Full disclosure: I had not seen Springsteen on Broadway prior to the Wednesday (March 14) night performance at the Walter Kerr Theatre for an audience of SiriusXM subscribers (including devotes of the E Street Radio channel) and more than a few celebrities, including Howard Stern, Stephen Colbert, Ricky Gervais, Jenny McCarthy, Donnie Wahlberg, Liev Schreiber and Emmylou Harris.
But by the accounts of returning fans in attendance Wednesday night, the show as it stands now is a notable improvement on what was already an acclaimed show when it debuted Oct. 2017. Naturally, this is part of the evolution of any Broadway show: As producers watch audiences react, you tighten the parts that jar (my colleague Frank DiGiacomo, who reviewed it five months ago and attended the March 14 SiriusXM event, felt the previously "clunky" Vietnam section has been satisfactorily smoothed out) and have a little fun once you're comfortable with the basics (by most accounts, his ad-libs are more frequent, and he's notably looser while reading portions of his book from a TelePrompTer).
So now, with a bit of post-debut polish, Springsteen on Broadway -- slated to run through June 2018 -- is easily among Bruce's best 21st century pieces by virtue of its simultaneously daring and rewarding nature.
Like the book it draws from, the mostly one-man show (wife Patti Scialfa joins him toward the end for two songs) finds Bruce the Regular Guy taking a hard look at Bruce the Artist, and it opens with a startling admission of his own fraudulence: "I come from a boardwalk town where almost everything is tinged with a bit of fraud. So am I." That theme is the topic of a brief forward in his book, but it's treated to a lengthier, franker and funnier monologue on stage. He cops to the absurdity of a career singing about factory gigs and 9-to-5s when, in reality, the first Monday-Friday job he's held in his life is this Broadway show ("And I don't like it," he deadpanned to the crowd). He points out that he penned "Racing In the Streets" but couldn't even drive until well into his adulthood. He admits that despite writing odes to leaving New Jersey like a phoenix rising from the ashes, he still lives just 10 minutes away from where he grew up. Watching a legend, in the flesh, admit to pulling the wool over America's eyes for nearly 50 years grabs you by the throat -- and it requires a level of candor, honesty and yes, even a little fraudulence (you can't say the same thing five nights a week for months and mean it every single time) that lets you know this show will be much more than a rose-tinted stroll through Asbury Park's past.
But Springsteen on Broadway isn't a confession, either – it's an investigation into where his great "magic trick" comes from, and what that means to him and us. And while the answer is complicated, it's also painfully universal. Springsteen's father, who died in 1998, was an emotionally distant man who struggled with depression while bouncing between various jobs: Factory worker, security guard, taxi driver – if there's a blue-collar gig that appears in a Bruce Springsteen song, Doug Springsteen probably worked it. As the Boss runs down his dad's history on stage, from working at a Ford Motor plant to planting himself at the local pub in their Irish Catholic neighborhood for hours, you realize Bruce's life's work has been composing a distinctly American rock n' roll version of La Comedie Humaine, with its various characters allowing him to celebrate, understand and mourn his father. As he says in his show to explain the persona he's taken on and his lyrical fixations, "Those whose love we wanted but couldn't get, we emulate"; that's a tough piece of wisdom, an insight far beyond what most rock stars dare to offer.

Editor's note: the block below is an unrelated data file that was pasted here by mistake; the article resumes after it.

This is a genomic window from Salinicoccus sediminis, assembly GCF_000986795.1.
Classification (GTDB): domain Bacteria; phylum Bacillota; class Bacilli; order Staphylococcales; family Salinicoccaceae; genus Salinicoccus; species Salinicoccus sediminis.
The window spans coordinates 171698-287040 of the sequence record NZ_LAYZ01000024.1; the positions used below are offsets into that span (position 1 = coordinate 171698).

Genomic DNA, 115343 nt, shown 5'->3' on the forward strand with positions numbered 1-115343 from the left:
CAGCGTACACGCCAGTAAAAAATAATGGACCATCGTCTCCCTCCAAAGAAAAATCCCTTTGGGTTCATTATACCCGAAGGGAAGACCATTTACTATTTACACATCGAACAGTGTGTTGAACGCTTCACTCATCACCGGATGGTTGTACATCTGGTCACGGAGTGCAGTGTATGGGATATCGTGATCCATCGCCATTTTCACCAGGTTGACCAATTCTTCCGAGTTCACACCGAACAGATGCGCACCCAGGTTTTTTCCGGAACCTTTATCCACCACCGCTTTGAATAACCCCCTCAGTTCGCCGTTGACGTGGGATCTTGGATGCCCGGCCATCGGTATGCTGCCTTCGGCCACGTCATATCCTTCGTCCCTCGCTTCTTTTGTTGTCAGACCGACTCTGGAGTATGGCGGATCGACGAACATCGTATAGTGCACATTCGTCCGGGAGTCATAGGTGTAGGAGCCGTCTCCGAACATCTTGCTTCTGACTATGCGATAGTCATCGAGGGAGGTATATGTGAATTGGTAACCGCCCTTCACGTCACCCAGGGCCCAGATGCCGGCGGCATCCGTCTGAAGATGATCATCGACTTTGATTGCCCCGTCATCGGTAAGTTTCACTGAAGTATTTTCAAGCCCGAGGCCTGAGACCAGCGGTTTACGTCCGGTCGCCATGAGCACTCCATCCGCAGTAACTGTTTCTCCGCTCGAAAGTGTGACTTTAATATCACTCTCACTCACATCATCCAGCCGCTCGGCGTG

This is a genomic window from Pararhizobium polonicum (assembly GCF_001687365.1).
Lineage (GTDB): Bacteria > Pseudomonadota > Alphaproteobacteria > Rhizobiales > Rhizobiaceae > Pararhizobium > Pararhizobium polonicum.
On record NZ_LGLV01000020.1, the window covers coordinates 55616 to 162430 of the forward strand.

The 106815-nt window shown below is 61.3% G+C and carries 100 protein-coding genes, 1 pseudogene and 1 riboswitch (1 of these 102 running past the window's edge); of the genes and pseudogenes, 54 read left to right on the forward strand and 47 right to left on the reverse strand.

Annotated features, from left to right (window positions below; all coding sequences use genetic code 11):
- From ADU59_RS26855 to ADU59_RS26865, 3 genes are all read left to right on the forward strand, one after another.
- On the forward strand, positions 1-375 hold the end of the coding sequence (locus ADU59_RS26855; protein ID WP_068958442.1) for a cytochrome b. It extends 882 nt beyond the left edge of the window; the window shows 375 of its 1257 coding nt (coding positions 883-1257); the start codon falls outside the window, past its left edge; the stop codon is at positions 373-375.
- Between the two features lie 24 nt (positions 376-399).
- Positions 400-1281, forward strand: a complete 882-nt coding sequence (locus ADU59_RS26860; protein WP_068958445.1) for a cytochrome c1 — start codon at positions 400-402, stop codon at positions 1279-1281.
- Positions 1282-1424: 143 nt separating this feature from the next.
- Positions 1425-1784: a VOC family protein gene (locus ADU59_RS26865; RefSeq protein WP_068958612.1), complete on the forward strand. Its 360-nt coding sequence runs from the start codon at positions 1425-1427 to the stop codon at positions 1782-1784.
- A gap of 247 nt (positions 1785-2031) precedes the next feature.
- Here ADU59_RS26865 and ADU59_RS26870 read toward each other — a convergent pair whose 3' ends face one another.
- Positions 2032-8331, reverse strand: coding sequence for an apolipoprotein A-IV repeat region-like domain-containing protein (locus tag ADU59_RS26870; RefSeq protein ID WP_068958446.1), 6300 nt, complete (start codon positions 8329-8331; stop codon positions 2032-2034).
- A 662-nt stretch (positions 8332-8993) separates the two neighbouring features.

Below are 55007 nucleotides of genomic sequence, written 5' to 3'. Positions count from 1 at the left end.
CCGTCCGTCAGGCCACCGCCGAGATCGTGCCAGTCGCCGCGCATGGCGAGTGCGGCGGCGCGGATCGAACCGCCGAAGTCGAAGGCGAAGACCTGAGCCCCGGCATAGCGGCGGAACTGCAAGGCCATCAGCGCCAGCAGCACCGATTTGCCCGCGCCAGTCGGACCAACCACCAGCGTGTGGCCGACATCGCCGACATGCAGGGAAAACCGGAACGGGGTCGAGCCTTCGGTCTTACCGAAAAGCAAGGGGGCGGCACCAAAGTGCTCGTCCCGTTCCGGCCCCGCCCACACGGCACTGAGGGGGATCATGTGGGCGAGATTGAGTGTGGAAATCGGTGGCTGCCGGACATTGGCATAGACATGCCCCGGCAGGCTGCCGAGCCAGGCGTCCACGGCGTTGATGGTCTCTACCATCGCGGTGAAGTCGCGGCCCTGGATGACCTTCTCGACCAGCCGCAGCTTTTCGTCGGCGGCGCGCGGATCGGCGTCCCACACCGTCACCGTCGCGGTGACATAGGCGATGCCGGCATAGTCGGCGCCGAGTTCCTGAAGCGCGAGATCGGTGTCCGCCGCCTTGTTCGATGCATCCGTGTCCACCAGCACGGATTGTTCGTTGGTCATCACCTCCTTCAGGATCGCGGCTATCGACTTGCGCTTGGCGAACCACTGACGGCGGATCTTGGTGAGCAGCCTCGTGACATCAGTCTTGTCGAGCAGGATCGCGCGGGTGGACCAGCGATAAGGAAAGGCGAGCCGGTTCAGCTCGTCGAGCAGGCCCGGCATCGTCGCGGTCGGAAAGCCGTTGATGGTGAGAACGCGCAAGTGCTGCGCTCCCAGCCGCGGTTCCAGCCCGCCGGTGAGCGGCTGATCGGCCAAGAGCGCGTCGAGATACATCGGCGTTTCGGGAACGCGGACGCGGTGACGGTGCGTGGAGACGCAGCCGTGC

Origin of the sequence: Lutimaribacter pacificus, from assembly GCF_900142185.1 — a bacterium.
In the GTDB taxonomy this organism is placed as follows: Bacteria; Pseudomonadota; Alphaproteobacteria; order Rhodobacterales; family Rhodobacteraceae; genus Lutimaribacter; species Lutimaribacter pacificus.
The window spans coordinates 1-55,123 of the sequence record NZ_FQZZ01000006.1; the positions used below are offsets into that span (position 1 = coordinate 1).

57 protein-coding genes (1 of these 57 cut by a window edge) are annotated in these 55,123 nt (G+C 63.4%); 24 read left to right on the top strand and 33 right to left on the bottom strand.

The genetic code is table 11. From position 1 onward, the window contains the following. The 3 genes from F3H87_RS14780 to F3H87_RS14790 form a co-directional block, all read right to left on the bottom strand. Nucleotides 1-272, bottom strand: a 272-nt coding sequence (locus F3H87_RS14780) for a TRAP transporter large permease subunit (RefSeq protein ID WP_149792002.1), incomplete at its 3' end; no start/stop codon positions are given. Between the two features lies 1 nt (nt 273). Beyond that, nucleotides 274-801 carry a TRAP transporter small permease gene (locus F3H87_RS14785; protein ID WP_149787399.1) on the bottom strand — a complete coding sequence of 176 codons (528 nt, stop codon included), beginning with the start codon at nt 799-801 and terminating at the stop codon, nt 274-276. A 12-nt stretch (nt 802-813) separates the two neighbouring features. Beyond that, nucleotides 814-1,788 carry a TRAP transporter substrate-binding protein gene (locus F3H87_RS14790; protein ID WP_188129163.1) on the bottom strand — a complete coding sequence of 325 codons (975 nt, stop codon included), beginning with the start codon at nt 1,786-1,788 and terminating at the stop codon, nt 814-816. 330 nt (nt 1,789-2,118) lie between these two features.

But of course, the show wouldn't work if it were purely a hard-eyed look at how his insecurities made him one of the most popular rock legends in history. The show is also about the healing, spiritual element of music – but true to Springsteen's keen mind, it's far more than pandering readings-from-the-Gospel-of-Rock fare. The spiritually satisfying portions of the show are as much about what it means to seek release through rock n' roll as they are about what it means to be a young person yearning for freedom while remaining tethered to a hometown and history. Some of the most transcendent parts of the show recount his joy as 19-year-old kid, lying in the back of a truck bed as he speeds away from Freehold, NJ. It's about the thrill of an unwritten future for an unsatisfied American teen, and the irrepressible sense of freedom engendered when you leave behind something small for something bigger. But unlike most rock stars who fled small towns or suburbs and adopted a worldlier public persona, Springsteen has made exploring that world his life's work. And that's what's so satisfying about the show – it encapsulates the unresolved spiritual tug-of-war in his music, one that finds him oscillating between blowing out of a town full of losers in one song ("Thunder Road") and celebrating the small-time circle of life with Sherwood Anderson-esque attention to detail in another ("My Hometown").
Caught between pursuing his dreams and honoring his roots, Springsteen has always managed a delicate magic trick throughout his career, and he's rarely faltered. But some of the Boss' artistic achievements soar higher than others, and five months after debuting, Springsteen on Broadway stands as one of the most fascinating, invigorating and emotionally nuanced entries in his creative catalog.